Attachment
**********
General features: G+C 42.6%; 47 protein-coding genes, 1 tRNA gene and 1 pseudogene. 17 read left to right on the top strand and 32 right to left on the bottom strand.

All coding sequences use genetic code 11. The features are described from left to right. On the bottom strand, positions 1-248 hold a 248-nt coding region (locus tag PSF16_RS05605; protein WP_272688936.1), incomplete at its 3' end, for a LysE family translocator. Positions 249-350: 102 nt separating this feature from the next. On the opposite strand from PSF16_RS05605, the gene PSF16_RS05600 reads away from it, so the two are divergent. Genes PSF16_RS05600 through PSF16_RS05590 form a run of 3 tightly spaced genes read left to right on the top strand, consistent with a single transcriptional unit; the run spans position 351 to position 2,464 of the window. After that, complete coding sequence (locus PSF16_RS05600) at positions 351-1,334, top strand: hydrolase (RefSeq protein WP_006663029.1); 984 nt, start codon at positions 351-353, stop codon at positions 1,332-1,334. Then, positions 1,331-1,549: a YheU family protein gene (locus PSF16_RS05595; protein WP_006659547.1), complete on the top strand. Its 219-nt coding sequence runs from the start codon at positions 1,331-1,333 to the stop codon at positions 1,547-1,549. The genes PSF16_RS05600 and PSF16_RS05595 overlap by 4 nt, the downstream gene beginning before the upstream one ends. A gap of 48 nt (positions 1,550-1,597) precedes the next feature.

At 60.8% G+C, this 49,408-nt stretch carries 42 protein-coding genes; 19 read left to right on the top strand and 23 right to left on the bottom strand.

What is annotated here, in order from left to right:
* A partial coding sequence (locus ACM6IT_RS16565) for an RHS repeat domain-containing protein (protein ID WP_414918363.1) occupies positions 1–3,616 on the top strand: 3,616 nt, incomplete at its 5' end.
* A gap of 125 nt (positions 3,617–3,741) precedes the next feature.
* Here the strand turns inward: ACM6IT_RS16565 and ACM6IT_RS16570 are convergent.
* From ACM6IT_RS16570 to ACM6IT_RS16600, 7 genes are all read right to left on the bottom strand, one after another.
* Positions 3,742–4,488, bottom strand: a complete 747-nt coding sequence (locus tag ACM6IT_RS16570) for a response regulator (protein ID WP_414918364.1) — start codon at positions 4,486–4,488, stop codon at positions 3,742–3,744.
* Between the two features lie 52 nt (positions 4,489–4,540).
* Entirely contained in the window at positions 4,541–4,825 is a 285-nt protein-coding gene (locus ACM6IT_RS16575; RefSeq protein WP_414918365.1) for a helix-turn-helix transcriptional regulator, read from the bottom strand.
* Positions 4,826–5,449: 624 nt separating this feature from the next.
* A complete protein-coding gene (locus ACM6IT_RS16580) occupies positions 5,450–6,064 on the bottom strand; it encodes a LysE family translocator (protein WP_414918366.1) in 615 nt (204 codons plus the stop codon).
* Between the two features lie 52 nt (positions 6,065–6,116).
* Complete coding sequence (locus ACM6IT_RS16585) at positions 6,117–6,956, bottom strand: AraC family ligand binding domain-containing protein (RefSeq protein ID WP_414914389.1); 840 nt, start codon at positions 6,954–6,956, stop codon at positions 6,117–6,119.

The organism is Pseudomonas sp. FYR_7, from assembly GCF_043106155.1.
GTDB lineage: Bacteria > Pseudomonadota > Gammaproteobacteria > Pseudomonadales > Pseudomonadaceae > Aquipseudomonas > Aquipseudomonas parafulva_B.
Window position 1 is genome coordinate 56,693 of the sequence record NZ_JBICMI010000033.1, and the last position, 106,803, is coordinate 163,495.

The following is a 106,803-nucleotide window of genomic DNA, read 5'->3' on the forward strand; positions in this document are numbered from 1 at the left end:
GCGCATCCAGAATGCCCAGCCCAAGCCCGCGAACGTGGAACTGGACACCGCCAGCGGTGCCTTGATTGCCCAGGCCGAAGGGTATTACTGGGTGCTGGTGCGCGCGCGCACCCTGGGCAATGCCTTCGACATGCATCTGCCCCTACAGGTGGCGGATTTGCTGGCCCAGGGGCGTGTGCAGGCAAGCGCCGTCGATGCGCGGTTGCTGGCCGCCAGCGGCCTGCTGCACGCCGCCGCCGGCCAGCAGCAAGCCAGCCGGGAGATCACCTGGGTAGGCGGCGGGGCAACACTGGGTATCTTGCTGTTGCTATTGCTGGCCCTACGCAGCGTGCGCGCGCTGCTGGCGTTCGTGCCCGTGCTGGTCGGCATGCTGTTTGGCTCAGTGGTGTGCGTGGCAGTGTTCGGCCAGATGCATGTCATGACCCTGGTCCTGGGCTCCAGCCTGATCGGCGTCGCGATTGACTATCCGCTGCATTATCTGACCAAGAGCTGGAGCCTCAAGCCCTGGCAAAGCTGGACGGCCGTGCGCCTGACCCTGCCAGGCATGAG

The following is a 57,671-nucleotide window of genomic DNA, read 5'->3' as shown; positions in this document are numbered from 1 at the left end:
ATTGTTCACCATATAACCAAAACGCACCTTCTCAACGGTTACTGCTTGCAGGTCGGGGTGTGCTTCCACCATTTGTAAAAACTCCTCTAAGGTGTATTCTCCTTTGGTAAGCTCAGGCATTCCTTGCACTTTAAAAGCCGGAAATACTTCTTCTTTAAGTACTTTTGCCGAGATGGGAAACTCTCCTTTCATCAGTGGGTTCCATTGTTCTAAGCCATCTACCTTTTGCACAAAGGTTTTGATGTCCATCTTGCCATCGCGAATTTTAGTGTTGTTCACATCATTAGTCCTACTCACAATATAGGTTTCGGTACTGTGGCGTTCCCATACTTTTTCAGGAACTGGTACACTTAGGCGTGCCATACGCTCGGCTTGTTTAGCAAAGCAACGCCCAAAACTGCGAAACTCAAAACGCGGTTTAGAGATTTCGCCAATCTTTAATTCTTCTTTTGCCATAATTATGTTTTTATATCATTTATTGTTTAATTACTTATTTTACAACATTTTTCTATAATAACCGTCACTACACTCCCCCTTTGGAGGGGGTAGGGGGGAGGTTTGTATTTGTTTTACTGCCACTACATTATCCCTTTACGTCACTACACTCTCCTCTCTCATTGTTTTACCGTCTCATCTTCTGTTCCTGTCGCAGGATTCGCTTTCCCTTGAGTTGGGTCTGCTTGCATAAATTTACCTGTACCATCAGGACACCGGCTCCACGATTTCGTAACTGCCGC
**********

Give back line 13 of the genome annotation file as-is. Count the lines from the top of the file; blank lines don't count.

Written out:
* A complete protein-coding gene (locus ACM6IT_RS16580) occupies positions 5,450–6,064 on the bottom strand; it encodes a LysE family translocator (protein WP_414918366.1) in 615 nt (204 codons plus the stop codon).